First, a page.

I would have liked to have had that conversation in order to get into the nuances of Rosin’s argument. Are her uses of individual stories distractingly manipulative or competent ways to humanize the discussion? How about examples from her own biography—honest or smug? And why oh why did she allow a desire to provoke controversy overcrow arguments against such an inflammatory, ultimately lousy title? But beyond these rhetorical choices, Rosin’s main point matters to any thinking person as she articulates a profound, unshakeable shift in the makeup of our world.

However, I don’t want to just review the book or to give a rundown of my thoughts on it. If nothing else, I’m too conflicted by the argument, and frustrated by Rosin’s way of making it, to venture an objective opinion. I thought that, instead, I would briefly summarize each chapter of the book and then open it up for discussion. I’ve also included a series of links at the bottom that highlight some of the conversation that’s gone on surrounding Rosin’s work. After reading the following, what say you? Have we really reached “the end of men”?

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Brave New World: Skyfall

In body politics, Film, gender, spoilers, Uncategorized on November 12, 2012 at 10:58 am

Bob Mondello at NPR opens his review of Skyfall with an important point about these newest editions to the James Bond franchise. Any Jason Bourne can engage in stunningly athletic chases and fist fights. But only Bond will use a backhoe to open the roof of a train car, jump in, and…check his cufflinks before continuing the pursuit. Mondello’s key argument is that the people behind Daniel Craig’s star turn as the quintessential super spy get it, that magic that makes Bond Bond and not Bourne.

But having said that, this is not your father’s or your grandmother’s James Bond. From the “beginning,” with Casino Royale, this Bond seemed grittier, younger, able to kill a man with his bare hands and then visibly squelch his emotions. It helped that the folks behind the reboot hired quality actors and turned the focus off of gadgets and onto characters while maintaining Bond’s swagger and style. But a focus on characters forces another change, pushing our hero and those who surround him into something like actual humans in this modern world. These creators embrace a female “M,” using the talented Judy Dench as a believable figure not a politically correct giggle. Skyfall builds on this trend, proving this character-driven Bond is not a fluke. And while Skyfall does interesting things with its women, particularly M, it is in the redefinition of modern masculinity that the reboot makes it greatest contribution.

***Spoilers after the jump***

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Corrupting Motherhood: The Women of Westeros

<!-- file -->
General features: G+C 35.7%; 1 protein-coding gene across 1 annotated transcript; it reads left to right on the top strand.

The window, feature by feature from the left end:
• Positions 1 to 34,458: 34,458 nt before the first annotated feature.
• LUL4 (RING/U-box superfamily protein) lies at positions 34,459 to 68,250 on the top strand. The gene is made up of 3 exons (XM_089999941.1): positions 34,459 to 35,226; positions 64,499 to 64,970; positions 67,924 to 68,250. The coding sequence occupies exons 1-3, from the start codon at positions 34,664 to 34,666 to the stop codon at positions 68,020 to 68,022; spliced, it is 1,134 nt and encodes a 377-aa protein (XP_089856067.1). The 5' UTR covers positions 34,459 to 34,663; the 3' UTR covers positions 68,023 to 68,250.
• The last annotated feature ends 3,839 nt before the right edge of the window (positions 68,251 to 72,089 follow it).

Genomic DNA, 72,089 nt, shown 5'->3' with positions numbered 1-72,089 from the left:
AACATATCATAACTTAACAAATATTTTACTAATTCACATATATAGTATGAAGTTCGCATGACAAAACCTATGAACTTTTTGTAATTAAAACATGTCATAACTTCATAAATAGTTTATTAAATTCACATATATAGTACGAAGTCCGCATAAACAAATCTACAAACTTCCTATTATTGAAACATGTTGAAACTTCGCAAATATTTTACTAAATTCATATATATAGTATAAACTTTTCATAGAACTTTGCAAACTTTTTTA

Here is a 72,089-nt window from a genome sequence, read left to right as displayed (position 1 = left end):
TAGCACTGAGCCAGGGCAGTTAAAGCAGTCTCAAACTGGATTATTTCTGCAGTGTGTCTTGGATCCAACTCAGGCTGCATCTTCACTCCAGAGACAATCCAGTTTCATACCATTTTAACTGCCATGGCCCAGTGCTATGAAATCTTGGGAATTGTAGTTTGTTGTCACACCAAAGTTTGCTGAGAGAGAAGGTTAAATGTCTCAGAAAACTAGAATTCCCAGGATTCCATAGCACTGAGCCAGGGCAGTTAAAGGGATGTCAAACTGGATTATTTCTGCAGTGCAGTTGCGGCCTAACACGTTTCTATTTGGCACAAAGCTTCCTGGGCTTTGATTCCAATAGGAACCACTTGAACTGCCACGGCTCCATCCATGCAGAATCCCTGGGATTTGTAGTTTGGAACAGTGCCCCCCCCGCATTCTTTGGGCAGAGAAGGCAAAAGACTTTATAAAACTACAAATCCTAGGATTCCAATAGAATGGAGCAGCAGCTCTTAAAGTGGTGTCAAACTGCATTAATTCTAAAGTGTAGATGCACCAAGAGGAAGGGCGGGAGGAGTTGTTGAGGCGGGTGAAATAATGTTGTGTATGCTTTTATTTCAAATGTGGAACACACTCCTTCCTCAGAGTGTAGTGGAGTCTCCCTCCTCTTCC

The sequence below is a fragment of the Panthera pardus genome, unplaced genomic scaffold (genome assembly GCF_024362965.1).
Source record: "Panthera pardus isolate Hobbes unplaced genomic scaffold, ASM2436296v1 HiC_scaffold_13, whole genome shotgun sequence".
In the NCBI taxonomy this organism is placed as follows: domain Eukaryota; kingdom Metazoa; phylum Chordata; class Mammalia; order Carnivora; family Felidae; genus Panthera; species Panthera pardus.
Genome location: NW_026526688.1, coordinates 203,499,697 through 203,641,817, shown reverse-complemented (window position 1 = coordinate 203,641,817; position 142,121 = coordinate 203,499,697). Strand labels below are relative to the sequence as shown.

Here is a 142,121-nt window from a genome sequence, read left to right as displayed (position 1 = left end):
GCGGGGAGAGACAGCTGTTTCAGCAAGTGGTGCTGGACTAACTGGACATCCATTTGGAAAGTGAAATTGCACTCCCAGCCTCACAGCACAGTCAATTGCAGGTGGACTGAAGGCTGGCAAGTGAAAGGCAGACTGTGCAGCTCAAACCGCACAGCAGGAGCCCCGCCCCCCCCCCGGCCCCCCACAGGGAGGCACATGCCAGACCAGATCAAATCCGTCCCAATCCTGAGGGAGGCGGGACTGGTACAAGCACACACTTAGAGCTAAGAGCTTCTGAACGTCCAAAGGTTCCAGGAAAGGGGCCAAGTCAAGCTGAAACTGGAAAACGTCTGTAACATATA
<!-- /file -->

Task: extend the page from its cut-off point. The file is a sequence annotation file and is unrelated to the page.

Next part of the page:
In Uncategorized on October 9, 2012 at 2:55 pm

Sarah S.

The acclaimed Song of Ice and Fire novels feature an diverse array of female characters. One could easily write a “How to Be Awesome Like” GLG post on the Women of Westeros. Much like Phoebe’s post on the women of Friday Night Lights, one would be hard-pressed to narrow down the number of impressive ladies under discussion. Yet despite the large number of female characters in the cycle (better known as the Game of Thrones books/television series) and their uniqueness—both from each other and from stereotypes of fantasy/medieval women—I noticed one thing that separates these women into two camps: motherhood. Not all of the characters in the medieval-esque world are mothers or destined for marriage and motherhood. But all those who are mothers reveal it to be a corrupting influence that alters the character for the worse.

Requisite disclaimer: This post is about the entire series of novels (and not the HBO series) up to the most recent, A Dance with Dragons, and contains serious spoilers! Proceed at your own risk.

Let’s divide this discussion into camps: Mothers, Non-Mothers, and the Ambigous Ones.

Mothers

Queen Cersei Lannister: The most obvious example of corrupting motherhood, Cersei commits a series of horrendous acts—including murdering her husband—in her ambitions for her son, the loathsome Prince Joffrey, and then her second son, young Prince/King Tommen. Indeed, Cersei’s status as a mother is corrupt from the beginning as all three of her children come from her incestuous relationship with her brother, Jaime. In a feminist reading, we might applaud Cersei’s commitment to the one she considers her other half, and her deft avoidance of her “legitimate” husband, King Robert. Nevertheless, Cersei’s arrogance mingles with her ambition and stupidity to make her the most malevolent mother the series offers up.

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How to be Awesome Like Mindy Lahiri

In fashion, How to be Awesome Like, Television on August 31, 2012 at 9:28 am

Comedian and writer Mindy Kaling just launched her own television series, The Mindy Project, and you can watch the first episode free on Hulu. Based on this pilot, Kaling has created a charmingly dysfunctional character who feels like 4/7 Bridget Jones and 3/7 Liz Lemon with a sparkly topping of Sex and the City. Kaling herself is demonstrably awesome so, without further ado, here’s a handful of reasons why “Mindy Lahiri” is awesome and you should feel free to draw from this list in your project of ever-increasing awesomeness: